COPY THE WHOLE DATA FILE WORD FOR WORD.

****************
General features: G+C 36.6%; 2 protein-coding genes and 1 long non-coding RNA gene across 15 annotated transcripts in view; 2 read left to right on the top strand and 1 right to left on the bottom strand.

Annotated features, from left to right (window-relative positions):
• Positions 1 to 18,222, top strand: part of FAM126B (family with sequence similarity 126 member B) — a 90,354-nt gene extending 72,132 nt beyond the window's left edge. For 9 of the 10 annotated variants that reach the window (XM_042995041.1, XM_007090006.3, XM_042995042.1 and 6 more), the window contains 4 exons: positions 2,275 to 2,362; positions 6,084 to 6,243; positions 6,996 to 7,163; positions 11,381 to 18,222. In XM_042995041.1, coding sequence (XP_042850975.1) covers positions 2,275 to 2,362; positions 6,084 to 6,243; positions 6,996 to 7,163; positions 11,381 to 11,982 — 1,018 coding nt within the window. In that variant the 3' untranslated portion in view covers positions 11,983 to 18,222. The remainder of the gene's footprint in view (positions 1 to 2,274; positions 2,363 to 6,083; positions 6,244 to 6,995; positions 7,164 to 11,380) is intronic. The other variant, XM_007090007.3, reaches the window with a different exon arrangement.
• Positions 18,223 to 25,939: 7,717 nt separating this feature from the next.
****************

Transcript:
General features: G+C 36.6%; 2 protein-coding genes and 1 long non-coding RNA gene across 15 annotated transcripts in view; 2 read left to right on the top strand and 1 right to left on the bottom strand.

Annotated features, from left to right (window-relative positions):
• Positions 1 to 18,222, top strand: part of FAM126B (family with sequence similarity 126 member B) — a 90,354-nt gene extending 72,132 nt beyond the window's left edge. For 9 of the 10 annotated variants that reach the window (XM_042995041.1, XM_007090006.3, XM_042995042.1 and 6 more), the window contains 4 exons: positions 2,275 to 2,362; positions 6,084 to 6,243; positions 6,996 to 7,163; positions 11,381 to 18,222. In XM_042995041.1, coding sequence (XP_042850975.1) covers positions 2,275 to 2,362; positions 6,084 to 6,243; positions 6,996 to 7,163; positions 11,381 to 11,982 — 1,018 coding nt within the window. In that variant the 3' untranslated portion in view covers positions 11,983 to 18,222. The remainder of the gene's footprint in view (positions 1 to 2,274; positions 2,363 to 6,083; positions 6,244 to 6,995; positions 7,164 to 11,380) is intronic. The other variant, XM_007090007.3, reaches the window with a different exon arrangement.
• Positions 18,223 to 25,939: 7,717 nt separating this feature from the next.